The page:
We are! We hit the studio in early/mid October. Every single release that we've done I've steered away from theatrical, fantasized lyrics and have been putting my thoughts and feelings down how I want. I've seen, been through, and done some fucked up things so some of the songs touch base on personal experiences of the "darker side of life." The world is a very unforgiving place, it plays favorites to nobody, and you play the hand you're dealt. Sometimes you deal with things you wish you hadn't but that's life. Sometimes you do things because you have too, that's life. Depression is a real and existing thing, I deal with it but I rarely talk about it but it's easy for me to put down on paper. It's a romanticized thing for Tumblr kids these days and it's sad to see. I've had a lot of people come and go and show their true colors and I wish nothing but the worst for most of them. Not all. But if I could know some of them are in pain and their lives aren't shit, it would please me and I would feel certain scores are settled. The grit, grime, and cold side of life is what this record is about. It's not fun (well, not always) and it's not pretty but that's just the way it goes.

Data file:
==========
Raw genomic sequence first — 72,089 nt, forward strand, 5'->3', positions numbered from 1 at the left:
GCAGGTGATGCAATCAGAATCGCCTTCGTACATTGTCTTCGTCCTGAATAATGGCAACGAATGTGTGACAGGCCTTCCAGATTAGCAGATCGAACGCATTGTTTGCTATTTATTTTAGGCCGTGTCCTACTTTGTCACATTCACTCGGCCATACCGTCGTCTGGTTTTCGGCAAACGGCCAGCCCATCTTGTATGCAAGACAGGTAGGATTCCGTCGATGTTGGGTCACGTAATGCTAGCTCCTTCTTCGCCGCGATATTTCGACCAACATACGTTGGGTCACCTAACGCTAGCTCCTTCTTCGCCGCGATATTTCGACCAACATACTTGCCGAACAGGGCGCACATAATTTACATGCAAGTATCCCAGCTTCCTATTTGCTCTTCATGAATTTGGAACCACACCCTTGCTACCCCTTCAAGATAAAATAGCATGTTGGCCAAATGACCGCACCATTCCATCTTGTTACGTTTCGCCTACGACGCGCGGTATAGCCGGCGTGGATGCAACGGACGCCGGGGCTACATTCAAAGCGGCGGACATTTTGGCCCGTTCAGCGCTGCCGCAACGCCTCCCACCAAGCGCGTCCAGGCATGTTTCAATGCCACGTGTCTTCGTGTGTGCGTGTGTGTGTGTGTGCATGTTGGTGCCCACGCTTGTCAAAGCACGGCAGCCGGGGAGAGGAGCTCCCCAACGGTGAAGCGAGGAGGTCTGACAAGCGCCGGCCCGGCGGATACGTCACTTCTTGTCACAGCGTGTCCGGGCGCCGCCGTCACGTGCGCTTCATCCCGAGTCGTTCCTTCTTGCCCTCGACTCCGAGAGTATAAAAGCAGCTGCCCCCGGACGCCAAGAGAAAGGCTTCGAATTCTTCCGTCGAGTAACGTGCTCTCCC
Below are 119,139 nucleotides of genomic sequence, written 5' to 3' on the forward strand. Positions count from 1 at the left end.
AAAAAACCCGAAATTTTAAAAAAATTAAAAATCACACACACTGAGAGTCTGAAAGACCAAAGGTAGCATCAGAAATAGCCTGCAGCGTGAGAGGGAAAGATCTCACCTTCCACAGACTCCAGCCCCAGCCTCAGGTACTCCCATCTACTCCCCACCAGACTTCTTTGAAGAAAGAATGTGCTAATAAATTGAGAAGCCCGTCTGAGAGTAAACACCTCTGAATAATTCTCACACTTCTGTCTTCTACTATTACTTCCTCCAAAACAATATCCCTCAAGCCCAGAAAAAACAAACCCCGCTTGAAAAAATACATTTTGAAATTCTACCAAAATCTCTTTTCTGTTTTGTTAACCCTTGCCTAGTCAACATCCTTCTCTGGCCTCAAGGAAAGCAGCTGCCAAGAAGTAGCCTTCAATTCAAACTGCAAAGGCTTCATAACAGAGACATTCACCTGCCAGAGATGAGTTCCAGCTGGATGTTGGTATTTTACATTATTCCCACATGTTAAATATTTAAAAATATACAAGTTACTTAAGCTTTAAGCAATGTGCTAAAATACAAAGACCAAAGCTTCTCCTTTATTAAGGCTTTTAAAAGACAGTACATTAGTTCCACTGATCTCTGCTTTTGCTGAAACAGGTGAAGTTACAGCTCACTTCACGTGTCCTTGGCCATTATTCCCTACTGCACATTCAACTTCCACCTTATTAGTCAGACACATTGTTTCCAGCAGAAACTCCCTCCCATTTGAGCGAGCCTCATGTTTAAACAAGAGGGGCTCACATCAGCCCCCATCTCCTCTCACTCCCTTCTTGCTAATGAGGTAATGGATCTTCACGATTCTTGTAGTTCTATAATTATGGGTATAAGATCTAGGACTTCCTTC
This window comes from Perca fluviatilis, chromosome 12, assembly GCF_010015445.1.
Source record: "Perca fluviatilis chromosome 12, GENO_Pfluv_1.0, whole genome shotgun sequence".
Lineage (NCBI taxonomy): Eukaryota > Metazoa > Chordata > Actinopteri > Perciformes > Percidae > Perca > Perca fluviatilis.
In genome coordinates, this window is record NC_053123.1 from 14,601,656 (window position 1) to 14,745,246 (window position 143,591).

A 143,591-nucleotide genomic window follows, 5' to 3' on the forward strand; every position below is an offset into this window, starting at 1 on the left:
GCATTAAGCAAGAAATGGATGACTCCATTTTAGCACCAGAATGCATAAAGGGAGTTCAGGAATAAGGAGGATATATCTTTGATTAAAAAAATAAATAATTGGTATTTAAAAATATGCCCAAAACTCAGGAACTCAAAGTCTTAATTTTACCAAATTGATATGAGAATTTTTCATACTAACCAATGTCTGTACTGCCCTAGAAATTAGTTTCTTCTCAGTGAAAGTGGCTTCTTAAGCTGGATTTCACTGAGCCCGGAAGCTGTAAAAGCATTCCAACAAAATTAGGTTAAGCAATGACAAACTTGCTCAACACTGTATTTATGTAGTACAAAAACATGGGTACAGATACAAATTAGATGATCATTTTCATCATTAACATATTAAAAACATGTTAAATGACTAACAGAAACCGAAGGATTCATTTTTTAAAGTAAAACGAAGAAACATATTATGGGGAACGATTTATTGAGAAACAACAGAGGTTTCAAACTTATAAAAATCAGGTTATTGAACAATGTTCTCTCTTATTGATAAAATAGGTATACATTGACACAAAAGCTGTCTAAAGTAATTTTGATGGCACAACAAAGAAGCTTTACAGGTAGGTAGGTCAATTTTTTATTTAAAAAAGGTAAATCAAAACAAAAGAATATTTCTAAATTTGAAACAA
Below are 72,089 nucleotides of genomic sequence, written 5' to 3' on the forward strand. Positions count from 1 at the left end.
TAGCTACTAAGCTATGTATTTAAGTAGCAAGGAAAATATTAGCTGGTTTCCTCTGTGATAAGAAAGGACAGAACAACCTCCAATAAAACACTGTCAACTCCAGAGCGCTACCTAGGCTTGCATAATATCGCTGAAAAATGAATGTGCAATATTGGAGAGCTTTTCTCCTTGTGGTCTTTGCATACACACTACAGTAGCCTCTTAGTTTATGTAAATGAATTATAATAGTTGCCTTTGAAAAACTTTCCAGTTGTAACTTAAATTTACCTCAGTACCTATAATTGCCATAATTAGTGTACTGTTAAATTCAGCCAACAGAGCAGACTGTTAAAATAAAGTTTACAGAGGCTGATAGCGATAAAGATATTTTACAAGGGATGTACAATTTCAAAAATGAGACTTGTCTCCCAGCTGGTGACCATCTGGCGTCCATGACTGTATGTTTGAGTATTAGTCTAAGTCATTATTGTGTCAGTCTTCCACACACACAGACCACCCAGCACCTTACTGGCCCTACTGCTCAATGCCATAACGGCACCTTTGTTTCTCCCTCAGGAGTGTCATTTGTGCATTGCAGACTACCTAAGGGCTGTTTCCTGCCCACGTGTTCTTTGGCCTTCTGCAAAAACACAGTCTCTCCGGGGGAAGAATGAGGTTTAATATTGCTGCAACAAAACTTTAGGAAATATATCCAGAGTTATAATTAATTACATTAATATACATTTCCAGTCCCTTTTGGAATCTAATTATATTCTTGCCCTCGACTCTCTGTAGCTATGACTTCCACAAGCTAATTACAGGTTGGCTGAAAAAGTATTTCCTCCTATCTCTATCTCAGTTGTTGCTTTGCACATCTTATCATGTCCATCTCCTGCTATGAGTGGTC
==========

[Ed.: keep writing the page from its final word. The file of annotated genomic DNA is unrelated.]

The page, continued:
Name your biggest non-musical influences on who you are as a person.
My dad again, he taught me to be a fucking man. To deal with my problems and take care of the ones close to me, he would call me on my shit and it made me value things over time. Vikings and Samurai, their dedication to their craft and heritage and their willingness to protect those or the things they love at any cost is truly amazing to me. Pure discipline and focus, and unmatched strength.

How do you feel about the internet's effects on the subculture?